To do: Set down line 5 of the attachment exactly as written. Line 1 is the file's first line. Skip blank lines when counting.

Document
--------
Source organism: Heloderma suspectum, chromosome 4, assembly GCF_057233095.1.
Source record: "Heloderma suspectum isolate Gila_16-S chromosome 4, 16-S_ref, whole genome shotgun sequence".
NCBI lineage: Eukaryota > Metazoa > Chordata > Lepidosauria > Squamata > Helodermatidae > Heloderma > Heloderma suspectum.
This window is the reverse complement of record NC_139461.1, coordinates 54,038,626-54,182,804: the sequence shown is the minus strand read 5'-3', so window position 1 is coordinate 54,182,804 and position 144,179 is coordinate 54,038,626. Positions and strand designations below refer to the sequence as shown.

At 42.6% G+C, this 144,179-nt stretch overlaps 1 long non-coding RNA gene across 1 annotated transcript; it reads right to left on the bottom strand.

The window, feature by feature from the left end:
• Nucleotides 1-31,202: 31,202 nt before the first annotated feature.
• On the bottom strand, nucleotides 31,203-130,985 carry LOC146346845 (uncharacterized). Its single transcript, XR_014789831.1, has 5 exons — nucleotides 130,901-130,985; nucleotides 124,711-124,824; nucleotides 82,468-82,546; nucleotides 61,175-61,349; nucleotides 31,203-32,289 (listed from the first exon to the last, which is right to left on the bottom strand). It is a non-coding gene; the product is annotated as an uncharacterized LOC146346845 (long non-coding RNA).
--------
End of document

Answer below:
At 42.6% G+C, this 144,179-nt stretch overlaps 1 long non-coding RNA gene across 1 annotated transcript; it reads right to left on the bottom strand.